If “horror” wasn’t something that would work for the local magazine scene, then what should the content of the anthology be?
And maybe it shouldn’t be a “comics anthology”. Maybe it should be a “comics magazine” or a comic book disguised as magazine, so that it’ll be easier to pitch to advertisers.
Maybe “fantasy” was the way to go. “Fantasy” would cover majority of the comic book stories being locally produced. It would easy to pitch to sponsors that the magazine is like a “fantaserye in comic book form”.
The more I thought about what I wanted to put in the magazine, the more I realized that it was already being done by Paolo Chikiamco in his website: www.rocketkapre.com. His site already reviewed and did interviews with fantasy creators. He also published/uploaded fantasy ebooks. The only thing he didn’t have in his site, were comic book stories.
In December 2010, I sent an email to Paolo, pitching to him the idea of a magazine version of RocketKapre. Turns out he had a better idea. He realized there was a gap in the market: no one was talking to the young-adult (YA) reader. We have all these kids (ok, they’re not all “kids”) who love reading Harry Potter, The Hunger Games, Percy Jackson, Twilight, Vampire Dairies -- but what happens after they’re done with those books? Was it possible to offer them something else, something that was uniquely Pinoy, stories that had a touch of Philippine myth, folklore, and history?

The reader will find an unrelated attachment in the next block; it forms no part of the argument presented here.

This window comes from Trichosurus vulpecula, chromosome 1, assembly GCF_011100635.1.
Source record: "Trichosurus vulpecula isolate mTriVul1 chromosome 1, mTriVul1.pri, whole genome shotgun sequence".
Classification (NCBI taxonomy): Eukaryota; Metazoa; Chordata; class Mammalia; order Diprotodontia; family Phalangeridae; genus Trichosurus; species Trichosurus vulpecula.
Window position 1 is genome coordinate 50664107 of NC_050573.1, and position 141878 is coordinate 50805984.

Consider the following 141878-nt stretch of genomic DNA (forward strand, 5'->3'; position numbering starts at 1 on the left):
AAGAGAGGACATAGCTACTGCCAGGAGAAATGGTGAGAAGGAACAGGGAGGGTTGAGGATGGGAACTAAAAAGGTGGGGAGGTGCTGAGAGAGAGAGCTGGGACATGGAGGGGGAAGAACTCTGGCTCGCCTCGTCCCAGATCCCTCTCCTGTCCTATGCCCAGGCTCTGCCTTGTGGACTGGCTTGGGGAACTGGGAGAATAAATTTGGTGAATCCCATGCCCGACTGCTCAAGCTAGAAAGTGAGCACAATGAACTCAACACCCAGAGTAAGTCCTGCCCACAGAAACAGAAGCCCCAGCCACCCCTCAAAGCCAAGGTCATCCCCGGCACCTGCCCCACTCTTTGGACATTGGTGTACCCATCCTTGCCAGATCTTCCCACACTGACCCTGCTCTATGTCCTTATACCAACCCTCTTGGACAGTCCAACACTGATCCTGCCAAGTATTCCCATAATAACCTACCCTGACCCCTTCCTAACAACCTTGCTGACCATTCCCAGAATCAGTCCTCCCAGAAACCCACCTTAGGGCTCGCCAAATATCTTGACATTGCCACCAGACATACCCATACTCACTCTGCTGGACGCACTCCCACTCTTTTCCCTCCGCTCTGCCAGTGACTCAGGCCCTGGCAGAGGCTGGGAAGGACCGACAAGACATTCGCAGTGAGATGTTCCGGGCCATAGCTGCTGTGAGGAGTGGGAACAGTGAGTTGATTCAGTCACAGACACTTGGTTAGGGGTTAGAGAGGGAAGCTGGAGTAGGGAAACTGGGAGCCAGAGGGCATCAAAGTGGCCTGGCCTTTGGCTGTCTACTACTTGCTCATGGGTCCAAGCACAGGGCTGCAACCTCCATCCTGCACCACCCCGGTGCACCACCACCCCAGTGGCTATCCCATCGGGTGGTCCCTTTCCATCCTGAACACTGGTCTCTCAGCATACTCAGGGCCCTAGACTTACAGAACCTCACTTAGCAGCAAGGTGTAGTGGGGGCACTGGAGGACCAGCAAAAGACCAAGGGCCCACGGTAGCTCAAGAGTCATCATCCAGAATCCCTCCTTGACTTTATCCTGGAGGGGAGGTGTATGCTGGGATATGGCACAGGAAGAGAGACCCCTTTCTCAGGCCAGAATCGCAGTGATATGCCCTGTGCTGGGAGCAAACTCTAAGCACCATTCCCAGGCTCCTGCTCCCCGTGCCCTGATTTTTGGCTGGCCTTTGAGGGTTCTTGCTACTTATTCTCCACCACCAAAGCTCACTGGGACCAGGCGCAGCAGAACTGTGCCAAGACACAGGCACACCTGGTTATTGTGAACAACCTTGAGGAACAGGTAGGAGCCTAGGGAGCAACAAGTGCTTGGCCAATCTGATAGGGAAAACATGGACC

We wanted the magazine to have comic book stories, prose stories, interviews and reviews, as well as a “how to” section. We envisioned the magazine to be entertaining enough for reader to want to collect it, but informative enough so that schools would want to subscribe to it and have it available in their libraries.
With those guidelines in place, we put together a sample issue, pitched it to Summit, and thank God, they said to publishing this “pilot issue”.
Much like the “pilot episode” of a TV show, the chances of Kwentillion becoming a “regular series” is in the hands of the viewer (or in this case, the reader). Because if and when KWENTILLION becomes a regular monthly (or bi-monthly) comics magazine, then it will become a venue for new comic book characters to be told, a chance to meet and get to know more Filipino authors and artists, and more importantly, an opportunity to share and tell a million new stories.
As of this writing, KWENTILLION has been spotted in several branches of National Bookstore, Powerbooks, and BestSellers. We hope it will be found in a branch near you.
I’ll give an update as to when SKYWORLD Volume 1 and 2, and TIKTIK: THE ASWANG CHRONICLES will be sent out to the stores.
I hope that these comic books signal a start in the Philippine comic book scene. I hope that it will be the beginning of many opportunities for comic book writers and artists to share their craft and their stories. Of course, for these comic books to succeed, it is important that it gets the support of as many readers as possible. So, if you like any of these books then LIKE their pages on Facebook and hit the SHARE button to tell all your friends about them.
Now that these projects are all done, I hope you don’t mind if I go back to writing Trese. See you at the October KOMIKON!